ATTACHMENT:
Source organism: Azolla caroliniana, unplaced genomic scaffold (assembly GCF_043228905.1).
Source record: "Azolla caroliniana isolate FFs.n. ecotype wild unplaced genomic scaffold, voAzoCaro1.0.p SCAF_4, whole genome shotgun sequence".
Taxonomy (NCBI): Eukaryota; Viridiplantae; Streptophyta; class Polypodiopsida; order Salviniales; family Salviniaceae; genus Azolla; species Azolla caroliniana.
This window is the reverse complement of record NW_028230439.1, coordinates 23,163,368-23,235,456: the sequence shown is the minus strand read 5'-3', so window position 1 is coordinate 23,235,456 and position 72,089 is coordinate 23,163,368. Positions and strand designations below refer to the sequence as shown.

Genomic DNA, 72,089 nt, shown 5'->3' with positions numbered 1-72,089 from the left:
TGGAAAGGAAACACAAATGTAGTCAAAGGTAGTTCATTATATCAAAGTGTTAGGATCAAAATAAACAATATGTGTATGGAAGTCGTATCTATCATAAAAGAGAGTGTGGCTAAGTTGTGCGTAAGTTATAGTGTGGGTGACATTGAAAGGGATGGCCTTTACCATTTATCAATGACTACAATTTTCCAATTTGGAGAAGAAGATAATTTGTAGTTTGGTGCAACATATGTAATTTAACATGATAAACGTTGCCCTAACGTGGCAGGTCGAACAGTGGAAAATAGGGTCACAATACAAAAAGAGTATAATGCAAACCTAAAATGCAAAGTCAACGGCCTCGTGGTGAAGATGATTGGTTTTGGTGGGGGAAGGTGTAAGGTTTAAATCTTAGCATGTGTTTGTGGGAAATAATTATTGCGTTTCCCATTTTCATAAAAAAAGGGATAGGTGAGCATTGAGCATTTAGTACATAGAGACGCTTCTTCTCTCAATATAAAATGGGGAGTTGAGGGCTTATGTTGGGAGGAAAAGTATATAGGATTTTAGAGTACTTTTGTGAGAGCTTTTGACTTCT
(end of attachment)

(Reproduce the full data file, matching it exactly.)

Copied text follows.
Source organism: Azolla caroliniana, unplaced genomic scaffold (assembly GCF_043228905.1).
Source record: "Azolla caroliniana isolate FFs.n. ecotype wild unplaced genomic scaffold, voAzoCaro1.0.p SCAF_4, whole genome shotgun sequence".
Taxonomy (NCBI): Eukaryota; Viridiplantae; Streptophyta; class Polypodiopsida; order Salviniales; family Salviniaceae; genus Azolla; species Azolla caroliniana.
This window is the reverse complement of record NW_028230439.1, coordinates 23,163,368-23,235,456: the sequence shown is the minus strand read 5'-3', so window position 1 is coordinate 23,235,456 and position 72,089 is coordinate 23,163,368. Positions and strand designations below refer to the sequence as shown.

Genomic DNA, 72,089 nt, shown 5'->3' with positions numbered 1-72,089 from the left:
TGGAAAGGAAACACAAATGTAGTCAAAGGTAGTTCATTATATCAAAGTGTTAGGATCAAAATAAACAATATGTGTATGGAAGTCGTATCTATCATAAAAGAGAGTGTGGCTAAGTTGTGCGTAAGTTATAGTGTGGGTGACATTGAAAGGGATGGCCTTTACCATTTATCAATGACTACAATTTTCCAATTTGGAGAAGAAGATAATTTGTAGTTTGGTGCAACATATGTAATTTAACATGATAAACGTTGCCCTAACGTGGCAGGTCGAACAGTGGAAAATAGGGTCACAATACAAAAAGAGTATAATGCAAACCTAAAATGCAAAGTCAACGGCCTCGTGGTGAAGATGATTGGTTTTGGTGGGGGAAGGTGTAAGGTTTAAATCTTAGCATGTGTTTGTGGGAAATAATTATTGCGTTTCCCATTTTCATAAAAAAAGGGATAGGTGAGCATTGAGCATTTAGTACATAGAGACGCTTCTTCTCTCAATATAAAATGGGGAGTTGAGGGCTTATGTTGGGAGGAAAAGTATATAGGATTTTAGAGTACTTTTGTGAGAGCTTTTGACTTCT